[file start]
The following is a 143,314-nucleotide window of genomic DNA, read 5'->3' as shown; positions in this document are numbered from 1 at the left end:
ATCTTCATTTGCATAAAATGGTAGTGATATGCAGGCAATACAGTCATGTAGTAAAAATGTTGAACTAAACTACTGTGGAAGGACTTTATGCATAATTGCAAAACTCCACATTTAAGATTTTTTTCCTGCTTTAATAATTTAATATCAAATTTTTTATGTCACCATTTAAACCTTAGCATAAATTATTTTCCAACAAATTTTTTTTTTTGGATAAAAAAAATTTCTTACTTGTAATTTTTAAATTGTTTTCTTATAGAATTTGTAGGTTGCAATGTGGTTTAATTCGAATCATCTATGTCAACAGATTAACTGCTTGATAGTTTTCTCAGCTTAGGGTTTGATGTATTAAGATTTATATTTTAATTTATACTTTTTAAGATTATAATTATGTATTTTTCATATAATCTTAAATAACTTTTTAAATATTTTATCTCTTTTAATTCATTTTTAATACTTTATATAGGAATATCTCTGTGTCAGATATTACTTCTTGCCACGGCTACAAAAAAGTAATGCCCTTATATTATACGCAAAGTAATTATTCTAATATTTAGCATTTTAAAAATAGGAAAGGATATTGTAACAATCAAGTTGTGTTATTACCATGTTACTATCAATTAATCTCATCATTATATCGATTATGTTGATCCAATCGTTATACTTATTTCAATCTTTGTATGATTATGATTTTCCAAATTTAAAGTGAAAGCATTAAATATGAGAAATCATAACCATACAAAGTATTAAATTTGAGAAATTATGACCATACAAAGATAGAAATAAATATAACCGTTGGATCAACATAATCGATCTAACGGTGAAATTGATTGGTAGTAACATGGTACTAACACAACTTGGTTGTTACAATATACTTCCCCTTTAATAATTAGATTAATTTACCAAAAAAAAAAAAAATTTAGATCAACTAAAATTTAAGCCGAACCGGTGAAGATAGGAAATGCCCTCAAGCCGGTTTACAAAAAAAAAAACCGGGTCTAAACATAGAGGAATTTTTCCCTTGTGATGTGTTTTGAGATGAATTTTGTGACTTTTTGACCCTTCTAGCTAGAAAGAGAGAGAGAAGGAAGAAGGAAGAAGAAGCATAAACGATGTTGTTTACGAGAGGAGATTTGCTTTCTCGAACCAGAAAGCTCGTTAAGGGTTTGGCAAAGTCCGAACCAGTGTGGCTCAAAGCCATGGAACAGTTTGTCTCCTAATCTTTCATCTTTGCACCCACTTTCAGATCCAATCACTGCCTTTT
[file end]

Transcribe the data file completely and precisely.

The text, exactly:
The following is a 143,314-nucleotide window of genomic DNA, read 5'->3' as shown; positions in this document are numbered from 1 at the left end:
ATCTTCATTTGCATAAAATGGTAGTGATATGCAGGCAATACAGTCATGTAGTAAAAATGTTGAACTAAACTACTGTGGAAGGACTTTATGCATAATTGCAAAACTCCACATTTAAGATTTTTTTCCTGCTTTAATAATTTAATATCAAATTTTTTATGTCACCATTTAAACCTTAGCATAAATTATTTTCCAACAAATTTTTTTTTTTGGATAAAAAAAATTTCTTACTTGTAATTTTTAAATTGTTTTCTTATAGAATTTGTAGGTTGCAATGTGGTTTAATTCGAATCATCTATGTCAACAGATTAACTGCTTGATAGTTTTCTCAGCTTAGGGTTTGATGTATTAAGATTTATATTTTAATTTATACTTTTTAAGATTATAATTATGTATTTTTCATATAATCTTAAATAACTTTTTAAATATTTTATCTCTTTTAATTCATTTTTAATACTTTATATAGGAATATCTCTGTGTCAGATATTACTTCTTGCCACGGCTACAAAAAAGTAATGCCCTTATATTATACGCAAAGTAATTATTCTAATATTTAGCATTTTAAAAATAGGAAAGGATATTGTAACAATCAAGTTGTGTTATTACCATGTTACTATCAATTAATCTCATCATTATATCGATTATGTTGATCCAATCGTTATACTTATTTCAATCTTTGTATGATTATGATTTTCCAAATTTAAAGTGAAAGCATTAAATATGAGAAATCATAACCATACAAAGTATTAAATTTGAGAAATTATGACCATACAAAGATAGAAATAAATATAACCGTTGGATCAACATAATCGATCTAACGGTGAAATTGATTGGTAGTAACATGGTACTAACACAACTTGGTTGTTACAATATACTTCCCCTTTAATAATTAGATTAATTTACCAAAAAAAAAAAAAATTTAGATCAACTAAAATTTAAGCCGAACCGGTGAAGATAGGAAATGCCCTCAAGCCGGTTTACAAAAAAAAAAACCGGGTCTAAACATAGAGGAATTTTTCCCTTGTGATGTGTTTTGAGATGAATTTTGTGACTTTTTGACCCTTCTAGCTAGAAAGAGAGAGAGAAGGAAGAAGGAAGAAGAAGCATAAACGATGTTGTTTACGAGAGGAGATTTGCTTTCTCGAACCAGAAAGCTCGTTAAGGGTTTGGCAAAGTCCGAACCAGTGTGGCTCAAAGCCATGGAACAGTTTGTCTCCTAATCTTTCATCTTTGCACCCACTTTCAGATCCAATCACTGCCTTTT